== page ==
Recommendation: Audiences respond to controversy and engage more readily with content that prompts discussions and allows them to express deeply-held opinions. However, content that spurs controversy needs to be brand safe to prevent alienating large segments of our audience. We should create content that starts conversations where possible and stick to our guns on important social issues such as inclusivity, but avoid topics that unnecessarily divide our audience and create conflict rather than discussion.

Result: We avoided wasting time making a bunch of salad videos that weren’t going to perform well. We also avoided pouring our paid media budget into boosting a highly controversial video that could potentially alienate a portion of our audience. Unfortunately, my idea for a similarly controversial video called “Pancakes Are Better Than Waffles: Prove Me Wrong” was not well-received.

Insight: Giselle Waters and I discovered that many of the highest performing articles in 2015 (according to BuzzSumo) were location-based listicles such as “The 10 Worst-Dressed States.” It’s clear that audiences love to share articles about locations and communities that are important to them. Much of Spoon University’s audience is college-age, and college students find a sense of place especially valuable. If we produce content (articles, videos, etc) that references where these students are from or their university locations, then the likelihood that they’ll share the content amongst their peers will increase.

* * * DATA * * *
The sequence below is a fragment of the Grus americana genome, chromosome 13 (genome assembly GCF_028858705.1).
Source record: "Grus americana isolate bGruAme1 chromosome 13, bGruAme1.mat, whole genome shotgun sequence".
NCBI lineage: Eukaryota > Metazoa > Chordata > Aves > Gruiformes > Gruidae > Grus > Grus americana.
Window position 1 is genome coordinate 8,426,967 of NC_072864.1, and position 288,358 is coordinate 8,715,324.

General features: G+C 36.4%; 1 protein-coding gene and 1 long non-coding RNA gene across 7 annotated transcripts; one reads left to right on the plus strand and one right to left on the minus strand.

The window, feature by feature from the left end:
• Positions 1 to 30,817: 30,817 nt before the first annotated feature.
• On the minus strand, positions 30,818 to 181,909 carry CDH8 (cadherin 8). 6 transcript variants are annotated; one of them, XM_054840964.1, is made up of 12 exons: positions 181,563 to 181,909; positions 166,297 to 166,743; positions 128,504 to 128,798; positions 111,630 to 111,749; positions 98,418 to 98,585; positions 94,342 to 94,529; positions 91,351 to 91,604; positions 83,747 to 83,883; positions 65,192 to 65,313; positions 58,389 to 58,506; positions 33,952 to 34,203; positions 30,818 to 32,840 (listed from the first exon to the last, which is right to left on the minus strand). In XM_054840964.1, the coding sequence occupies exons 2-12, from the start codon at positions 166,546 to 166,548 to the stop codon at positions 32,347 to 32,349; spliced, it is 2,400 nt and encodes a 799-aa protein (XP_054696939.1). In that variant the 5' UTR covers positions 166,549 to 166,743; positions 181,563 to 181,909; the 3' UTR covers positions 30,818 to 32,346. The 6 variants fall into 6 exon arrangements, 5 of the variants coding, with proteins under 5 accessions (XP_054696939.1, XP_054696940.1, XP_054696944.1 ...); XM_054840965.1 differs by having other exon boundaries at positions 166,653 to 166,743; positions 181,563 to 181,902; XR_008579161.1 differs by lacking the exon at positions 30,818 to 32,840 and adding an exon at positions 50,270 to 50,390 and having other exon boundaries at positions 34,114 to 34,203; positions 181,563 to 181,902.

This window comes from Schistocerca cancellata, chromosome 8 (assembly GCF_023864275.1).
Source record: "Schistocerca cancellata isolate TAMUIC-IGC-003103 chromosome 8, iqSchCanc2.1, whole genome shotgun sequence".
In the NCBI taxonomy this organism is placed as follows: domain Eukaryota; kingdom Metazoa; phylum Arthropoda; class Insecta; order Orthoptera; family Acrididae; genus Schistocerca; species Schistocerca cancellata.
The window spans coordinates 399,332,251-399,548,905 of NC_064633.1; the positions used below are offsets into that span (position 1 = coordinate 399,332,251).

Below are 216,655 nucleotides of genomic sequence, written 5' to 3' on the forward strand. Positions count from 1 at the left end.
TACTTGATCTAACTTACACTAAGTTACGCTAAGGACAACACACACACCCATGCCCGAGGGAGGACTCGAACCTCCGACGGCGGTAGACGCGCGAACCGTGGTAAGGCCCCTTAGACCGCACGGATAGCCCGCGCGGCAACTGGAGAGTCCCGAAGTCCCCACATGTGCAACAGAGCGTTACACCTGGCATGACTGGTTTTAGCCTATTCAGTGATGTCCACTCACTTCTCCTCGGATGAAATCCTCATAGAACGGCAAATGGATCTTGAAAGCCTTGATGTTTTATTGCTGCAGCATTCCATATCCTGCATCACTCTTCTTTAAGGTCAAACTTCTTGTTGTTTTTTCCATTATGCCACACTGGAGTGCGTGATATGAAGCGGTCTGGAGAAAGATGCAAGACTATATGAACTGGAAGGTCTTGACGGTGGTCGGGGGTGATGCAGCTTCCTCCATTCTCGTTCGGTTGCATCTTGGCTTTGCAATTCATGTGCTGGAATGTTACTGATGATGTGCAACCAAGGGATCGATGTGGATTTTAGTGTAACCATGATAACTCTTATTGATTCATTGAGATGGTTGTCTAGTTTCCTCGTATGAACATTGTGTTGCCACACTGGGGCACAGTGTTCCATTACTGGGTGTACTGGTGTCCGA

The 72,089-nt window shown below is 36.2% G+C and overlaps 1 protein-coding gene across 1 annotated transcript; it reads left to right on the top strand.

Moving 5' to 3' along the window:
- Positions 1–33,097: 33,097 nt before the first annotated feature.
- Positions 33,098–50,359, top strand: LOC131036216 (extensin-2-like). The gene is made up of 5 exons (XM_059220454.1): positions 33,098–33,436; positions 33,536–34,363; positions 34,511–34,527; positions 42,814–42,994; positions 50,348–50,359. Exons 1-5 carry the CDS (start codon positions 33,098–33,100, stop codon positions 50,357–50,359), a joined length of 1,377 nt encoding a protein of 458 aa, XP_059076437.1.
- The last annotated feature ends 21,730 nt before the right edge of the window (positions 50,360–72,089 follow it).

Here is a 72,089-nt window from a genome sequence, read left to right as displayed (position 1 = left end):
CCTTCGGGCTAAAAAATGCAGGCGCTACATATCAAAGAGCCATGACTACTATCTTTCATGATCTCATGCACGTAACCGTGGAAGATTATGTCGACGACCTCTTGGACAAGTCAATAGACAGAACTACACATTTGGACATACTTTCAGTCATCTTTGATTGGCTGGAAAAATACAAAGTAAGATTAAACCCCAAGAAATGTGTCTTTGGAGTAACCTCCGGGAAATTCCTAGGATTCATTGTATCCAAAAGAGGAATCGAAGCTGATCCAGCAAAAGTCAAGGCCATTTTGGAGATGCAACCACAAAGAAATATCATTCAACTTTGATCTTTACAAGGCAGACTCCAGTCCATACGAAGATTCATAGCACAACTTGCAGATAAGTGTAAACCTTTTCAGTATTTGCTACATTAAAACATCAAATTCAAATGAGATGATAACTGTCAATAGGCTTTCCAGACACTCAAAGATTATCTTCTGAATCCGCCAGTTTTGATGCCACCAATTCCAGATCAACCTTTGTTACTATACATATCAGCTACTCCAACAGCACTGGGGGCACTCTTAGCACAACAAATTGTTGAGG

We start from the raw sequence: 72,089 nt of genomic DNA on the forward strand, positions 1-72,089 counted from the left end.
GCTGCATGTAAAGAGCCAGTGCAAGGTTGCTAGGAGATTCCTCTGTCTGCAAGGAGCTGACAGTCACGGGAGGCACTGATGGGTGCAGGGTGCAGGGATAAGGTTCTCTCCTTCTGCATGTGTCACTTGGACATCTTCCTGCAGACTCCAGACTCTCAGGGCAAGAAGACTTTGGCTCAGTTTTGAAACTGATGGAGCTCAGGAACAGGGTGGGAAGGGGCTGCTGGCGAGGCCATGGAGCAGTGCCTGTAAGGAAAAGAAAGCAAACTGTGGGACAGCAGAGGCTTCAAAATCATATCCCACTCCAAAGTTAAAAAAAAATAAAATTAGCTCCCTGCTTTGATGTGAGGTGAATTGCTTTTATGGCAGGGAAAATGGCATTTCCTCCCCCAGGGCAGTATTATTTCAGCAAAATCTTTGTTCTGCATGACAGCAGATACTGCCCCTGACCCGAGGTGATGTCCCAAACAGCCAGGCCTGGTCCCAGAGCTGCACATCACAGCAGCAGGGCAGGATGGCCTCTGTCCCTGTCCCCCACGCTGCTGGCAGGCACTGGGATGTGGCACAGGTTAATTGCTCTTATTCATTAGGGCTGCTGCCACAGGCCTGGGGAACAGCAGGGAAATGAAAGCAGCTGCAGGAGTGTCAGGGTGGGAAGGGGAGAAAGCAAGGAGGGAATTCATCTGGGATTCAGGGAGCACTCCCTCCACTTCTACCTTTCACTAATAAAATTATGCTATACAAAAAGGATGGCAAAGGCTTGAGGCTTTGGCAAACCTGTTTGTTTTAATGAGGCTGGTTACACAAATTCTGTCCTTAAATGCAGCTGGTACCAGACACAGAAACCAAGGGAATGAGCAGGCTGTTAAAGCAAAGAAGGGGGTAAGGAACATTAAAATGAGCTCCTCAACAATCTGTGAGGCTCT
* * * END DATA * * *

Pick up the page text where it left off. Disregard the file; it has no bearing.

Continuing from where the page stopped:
Recommendation: Lean into this sense of place and produce location-based listicles and videos. Put a small, highly-targeted paid media budget behind these listicles/videos. For example, you could write a listicle called “The Top 5 Public Universities in Georgia” and target the article to college students in Georgia. Those students are sure to share the article if their university is mentioned (no matter the placement of their university on the list).

Result: We arrived at a simple and easily replicable formula to produce location-based content that resonates with particular audiences. Many of our highest performing articles were easily-produced listicles

Insight: The first three seconds of a video are absolutely vital to video performance on social media platforms. If the beginning of a video isn’t interesting enough to stop the viewer mid-scroll, then there’s no chance they’ll see the rest of the video.

Recommendation: Originally, every video posted to Spoon University’s social platforms included a brief introductory logo animation before the content began. This should be removed so that the content starts immediately. Additionally, using a portion of our paid media budget to A/B test multiple versions of the same video with disparate introductions will allow us to identify the most attention-grabbing openers, thereby amplifying the organic reach of our videos.